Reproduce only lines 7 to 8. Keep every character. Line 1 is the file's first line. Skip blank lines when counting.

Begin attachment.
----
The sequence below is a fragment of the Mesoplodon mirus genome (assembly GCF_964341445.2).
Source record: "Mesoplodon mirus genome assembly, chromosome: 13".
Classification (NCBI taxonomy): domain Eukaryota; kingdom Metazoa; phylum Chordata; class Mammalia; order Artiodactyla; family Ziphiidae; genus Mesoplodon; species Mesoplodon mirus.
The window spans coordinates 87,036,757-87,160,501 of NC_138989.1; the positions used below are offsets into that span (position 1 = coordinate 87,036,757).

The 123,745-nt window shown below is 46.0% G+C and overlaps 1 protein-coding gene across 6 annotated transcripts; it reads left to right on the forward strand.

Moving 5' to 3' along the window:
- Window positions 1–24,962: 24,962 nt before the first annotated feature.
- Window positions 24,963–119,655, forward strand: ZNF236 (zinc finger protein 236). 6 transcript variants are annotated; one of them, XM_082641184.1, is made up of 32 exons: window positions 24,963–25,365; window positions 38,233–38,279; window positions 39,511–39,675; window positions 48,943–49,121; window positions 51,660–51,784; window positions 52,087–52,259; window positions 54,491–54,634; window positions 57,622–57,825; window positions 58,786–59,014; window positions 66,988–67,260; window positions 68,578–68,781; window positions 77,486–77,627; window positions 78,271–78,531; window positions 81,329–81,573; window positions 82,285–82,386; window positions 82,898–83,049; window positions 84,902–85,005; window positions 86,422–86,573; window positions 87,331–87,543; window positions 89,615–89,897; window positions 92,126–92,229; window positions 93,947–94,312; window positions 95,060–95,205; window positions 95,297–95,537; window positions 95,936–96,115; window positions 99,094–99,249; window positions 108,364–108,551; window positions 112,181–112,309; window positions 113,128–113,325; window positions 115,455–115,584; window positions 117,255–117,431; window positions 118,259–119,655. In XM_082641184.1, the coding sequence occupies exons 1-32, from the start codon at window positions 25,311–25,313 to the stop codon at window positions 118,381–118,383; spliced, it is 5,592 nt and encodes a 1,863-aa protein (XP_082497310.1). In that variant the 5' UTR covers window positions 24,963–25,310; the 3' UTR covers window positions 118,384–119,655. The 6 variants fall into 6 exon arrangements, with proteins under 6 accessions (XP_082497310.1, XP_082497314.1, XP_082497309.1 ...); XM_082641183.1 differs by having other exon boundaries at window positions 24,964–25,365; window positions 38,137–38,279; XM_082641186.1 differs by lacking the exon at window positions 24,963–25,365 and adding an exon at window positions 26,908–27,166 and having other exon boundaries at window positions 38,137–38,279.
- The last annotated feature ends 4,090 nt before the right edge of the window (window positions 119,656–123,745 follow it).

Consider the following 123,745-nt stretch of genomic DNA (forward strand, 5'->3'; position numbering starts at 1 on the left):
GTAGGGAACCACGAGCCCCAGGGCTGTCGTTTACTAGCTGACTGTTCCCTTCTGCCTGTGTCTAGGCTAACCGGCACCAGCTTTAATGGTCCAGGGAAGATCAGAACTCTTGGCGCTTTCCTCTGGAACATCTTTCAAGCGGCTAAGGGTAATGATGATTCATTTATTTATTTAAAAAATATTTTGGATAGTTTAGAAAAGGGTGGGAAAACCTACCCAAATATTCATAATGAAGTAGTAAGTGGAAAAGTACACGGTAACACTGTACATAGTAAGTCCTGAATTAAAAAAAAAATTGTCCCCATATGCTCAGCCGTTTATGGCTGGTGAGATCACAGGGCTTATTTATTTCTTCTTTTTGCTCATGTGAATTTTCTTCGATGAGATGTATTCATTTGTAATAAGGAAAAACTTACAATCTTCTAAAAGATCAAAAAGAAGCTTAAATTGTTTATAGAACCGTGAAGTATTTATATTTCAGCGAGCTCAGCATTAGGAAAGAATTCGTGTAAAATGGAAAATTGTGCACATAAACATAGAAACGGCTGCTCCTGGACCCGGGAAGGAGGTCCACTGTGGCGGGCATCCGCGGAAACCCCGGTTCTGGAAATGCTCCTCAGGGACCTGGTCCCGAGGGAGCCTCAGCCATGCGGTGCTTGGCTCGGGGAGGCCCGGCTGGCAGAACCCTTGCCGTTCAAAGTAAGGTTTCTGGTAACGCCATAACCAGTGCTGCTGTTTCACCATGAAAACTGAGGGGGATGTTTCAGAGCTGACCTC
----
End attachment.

- Window positions 1–24,962: 24,962 nt before the first annotated feature.
- Window positions 24,963–119,655, forward strand: ZNF236 (zinc finger protein 236). 6 transcript variants are annotated; one of them, XM_082641184.1, is made up of 32 exons: window positions 24,963–25,365; window positions 38,233–38,279; window positions 39,511–39,675; window positions 48,943–49,121; window positions 51,660–51,784; window positions 52,087–52,259; window positions 54,491–54,634; window positions 57,622–57,825; window positions 58,786–59,014; window positions 66,988–67,260; window positions 68,578–68,781; window positions 77,486–77,627; window positions 78,271–78,531; window positions 81,329–81,573; window positions 82,285–82,386; window positions 82,898–83,049; window positions 84,902–85,005; window positions 86,422–86,573; window positions 87,331–87,543; window positions 89,615–89,897; window positions 92,126–92,229; window positions 93,947–94,312; window positions 95,060–95,205; window positions 95,297–95,537; window positions 95,936–96,115; window positions 99,094–99,249; window positions 108,364–108,551; window positions 112,181–112,309; window positions 113,128–113,325; window positions 115,455–115,584; window positions 117,255–117,431; window positions 118,259–119,655. In XM_082641184.1, the coding sequence occupies exons 1-32, from the start codon at window positions 25,311–25,313 to the stop codon at window positions 118,381–118,383; spliced, it is 5,592 nt and encodes a 1,863-aa protein (XP_082497310.1). In that variant the 5' UTR covers window positions 24,963–25,310; the 3' UTR covers window positions 118,384–119,655. The 6 variants fall into 6 exon arrangements, with proteins under 6 accessions (XP_082497310.1, XP_082497314.1, XP_082497309.1 ...); XM_082641183.1 differs by having other exon boundaries at window positions 24,964–25,365; window positions 38,137–38,279; XM_082641186.1 differs by lacking the exon at window positions 24,963–25,365 and adding an exon at window positions 26,908–27,166 and having other exon boundaries at window positions 38,137–38,279.